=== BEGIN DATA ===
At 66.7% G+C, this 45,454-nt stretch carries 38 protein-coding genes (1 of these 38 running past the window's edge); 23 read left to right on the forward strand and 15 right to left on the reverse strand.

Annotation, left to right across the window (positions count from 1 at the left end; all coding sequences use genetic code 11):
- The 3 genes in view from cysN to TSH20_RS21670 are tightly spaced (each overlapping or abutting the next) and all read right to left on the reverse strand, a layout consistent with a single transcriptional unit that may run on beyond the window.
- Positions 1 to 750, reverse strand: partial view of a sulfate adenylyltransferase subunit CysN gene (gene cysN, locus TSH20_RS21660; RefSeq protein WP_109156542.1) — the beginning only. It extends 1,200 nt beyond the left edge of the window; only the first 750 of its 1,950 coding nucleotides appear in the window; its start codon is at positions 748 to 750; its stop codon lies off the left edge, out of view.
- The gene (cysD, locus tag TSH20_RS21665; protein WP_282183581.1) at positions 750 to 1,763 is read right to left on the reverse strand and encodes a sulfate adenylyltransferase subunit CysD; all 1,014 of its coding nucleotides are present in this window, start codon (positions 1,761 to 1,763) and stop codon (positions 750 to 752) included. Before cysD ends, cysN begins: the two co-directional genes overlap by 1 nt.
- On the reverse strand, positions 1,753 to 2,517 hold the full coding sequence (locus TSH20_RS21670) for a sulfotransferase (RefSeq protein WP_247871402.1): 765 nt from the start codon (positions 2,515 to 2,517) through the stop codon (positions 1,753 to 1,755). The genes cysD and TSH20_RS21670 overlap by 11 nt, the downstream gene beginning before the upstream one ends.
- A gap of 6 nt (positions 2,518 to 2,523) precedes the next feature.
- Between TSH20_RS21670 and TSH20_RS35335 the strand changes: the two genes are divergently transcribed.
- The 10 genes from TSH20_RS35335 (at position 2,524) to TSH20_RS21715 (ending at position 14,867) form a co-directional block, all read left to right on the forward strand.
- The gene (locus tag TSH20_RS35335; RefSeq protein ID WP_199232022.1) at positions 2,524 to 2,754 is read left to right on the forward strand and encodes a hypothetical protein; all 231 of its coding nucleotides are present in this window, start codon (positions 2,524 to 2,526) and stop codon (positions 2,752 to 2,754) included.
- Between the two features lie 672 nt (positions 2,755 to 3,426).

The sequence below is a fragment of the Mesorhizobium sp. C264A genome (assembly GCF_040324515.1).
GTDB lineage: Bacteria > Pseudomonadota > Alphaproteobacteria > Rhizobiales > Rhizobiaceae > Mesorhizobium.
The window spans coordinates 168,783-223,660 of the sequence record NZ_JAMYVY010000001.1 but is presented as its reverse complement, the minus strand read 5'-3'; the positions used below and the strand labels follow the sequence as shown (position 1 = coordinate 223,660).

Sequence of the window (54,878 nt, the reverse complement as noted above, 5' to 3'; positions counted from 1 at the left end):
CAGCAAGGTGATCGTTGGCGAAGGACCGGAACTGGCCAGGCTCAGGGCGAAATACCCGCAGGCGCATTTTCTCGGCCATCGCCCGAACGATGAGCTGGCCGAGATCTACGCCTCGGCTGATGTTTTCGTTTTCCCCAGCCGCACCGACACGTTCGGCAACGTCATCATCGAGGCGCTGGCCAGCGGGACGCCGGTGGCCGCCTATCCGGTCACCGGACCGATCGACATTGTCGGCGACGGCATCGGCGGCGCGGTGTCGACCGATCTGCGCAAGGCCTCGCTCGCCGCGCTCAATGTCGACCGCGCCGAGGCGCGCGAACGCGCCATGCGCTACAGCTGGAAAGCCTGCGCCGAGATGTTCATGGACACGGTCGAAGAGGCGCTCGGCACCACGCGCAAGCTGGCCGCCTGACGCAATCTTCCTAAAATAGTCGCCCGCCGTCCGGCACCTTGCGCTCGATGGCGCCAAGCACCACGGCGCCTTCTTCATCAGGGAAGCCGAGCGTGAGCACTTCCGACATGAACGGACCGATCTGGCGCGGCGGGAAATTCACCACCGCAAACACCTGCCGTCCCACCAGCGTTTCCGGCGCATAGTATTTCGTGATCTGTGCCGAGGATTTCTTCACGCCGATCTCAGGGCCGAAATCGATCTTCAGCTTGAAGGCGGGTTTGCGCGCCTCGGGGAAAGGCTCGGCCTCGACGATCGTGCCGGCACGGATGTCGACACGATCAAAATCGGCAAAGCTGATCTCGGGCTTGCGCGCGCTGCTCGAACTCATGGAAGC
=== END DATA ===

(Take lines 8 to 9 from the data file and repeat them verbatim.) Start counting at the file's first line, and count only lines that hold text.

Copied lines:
- Between TSH20_RS21670 and TSH20_RS35335 the strand changes: the two genes are divergently transcribed.
- The 10 genes from TSH20_RS35335 (at position 2,524) to TSH20_RS21715 (ending at position 14,867) form a co-directional block, all read left to right on the forward strand.